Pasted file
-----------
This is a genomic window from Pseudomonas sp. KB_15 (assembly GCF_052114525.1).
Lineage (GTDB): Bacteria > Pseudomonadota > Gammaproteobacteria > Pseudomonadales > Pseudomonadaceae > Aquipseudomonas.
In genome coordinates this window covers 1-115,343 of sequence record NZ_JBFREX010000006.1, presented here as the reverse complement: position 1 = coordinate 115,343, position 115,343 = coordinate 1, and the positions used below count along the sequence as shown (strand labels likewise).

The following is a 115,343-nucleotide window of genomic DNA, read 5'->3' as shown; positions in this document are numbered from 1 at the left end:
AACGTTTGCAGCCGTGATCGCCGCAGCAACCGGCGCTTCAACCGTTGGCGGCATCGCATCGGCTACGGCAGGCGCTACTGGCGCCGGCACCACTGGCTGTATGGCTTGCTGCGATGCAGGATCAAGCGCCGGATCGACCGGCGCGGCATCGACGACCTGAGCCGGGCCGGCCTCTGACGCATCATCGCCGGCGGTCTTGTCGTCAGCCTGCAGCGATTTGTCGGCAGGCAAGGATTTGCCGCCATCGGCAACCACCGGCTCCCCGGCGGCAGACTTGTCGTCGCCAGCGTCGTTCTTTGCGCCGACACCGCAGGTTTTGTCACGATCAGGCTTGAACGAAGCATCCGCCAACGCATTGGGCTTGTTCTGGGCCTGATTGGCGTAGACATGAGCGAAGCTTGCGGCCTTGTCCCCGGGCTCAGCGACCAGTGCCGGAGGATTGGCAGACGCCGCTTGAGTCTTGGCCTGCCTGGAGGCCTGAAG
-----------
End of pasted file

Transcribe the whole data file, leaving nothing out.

This is a genomic window from Pseudomonas sp. KB_15 (assembly GCF_052114525.1).
Lineage (GTDB): Bacteria > Pseudomonadota > Gammaproteobacteria > Pseudomonadales > Pseudomonadaceae > Aquipseudomonas.
In genome coordinates this window covers 1-115,343 of sequence record NZ_JBFREX010000006.1, presented here as the reverse complement: position 1 = coordinate 115,343, position 115,343 = coordinate 1, and the positions used below count along the sequence as shown (strand labels likewise).

The following is a 115,343-nucleotide window of genomic DNA, read 5'->3' as shown; positions in this document are numbered from 1 at the left end:
AACGTTTGCAGCCGTGATCGCCGCAGCAACCGGCGCTTCAACCGTTGGCGGCATCGCATCGGCTACGGCAGGCGCTACTGGCGCCGGCACCACTGGCTGTATGGCTTGCTGCGATGCAGGATCAAGCGCCGGATCGACCGGCGCGGCATCGACGACCTGAGCCGGGCCGGCCTCTGACGCATCATCGCCGGCGGTCTTGTCGTCAGCCTGCAGCGATTTGTCGGCAGGCAAGGATTTGCCGCCATCGGCAACCACCGGCTCCCCGGCGGCAGACTTGTCGTCGCCAGCGTCGTTCTTTGCGCCGACACCGCAGGTTTTGTCACGATCAGGCTTGAACGAAGCATCCGCCAACGCATTGGGCTTGTTCTGGGCCTGATTGGCGTAGACATGAGCGAAGCTTGCGGCCTTGTCCCCGGGCTCAGCGACCAGTGCCGGAGGATTGGCAGACGCCGCTTGAGTCTTGGCCTGCCTGGAGGCCTGAAG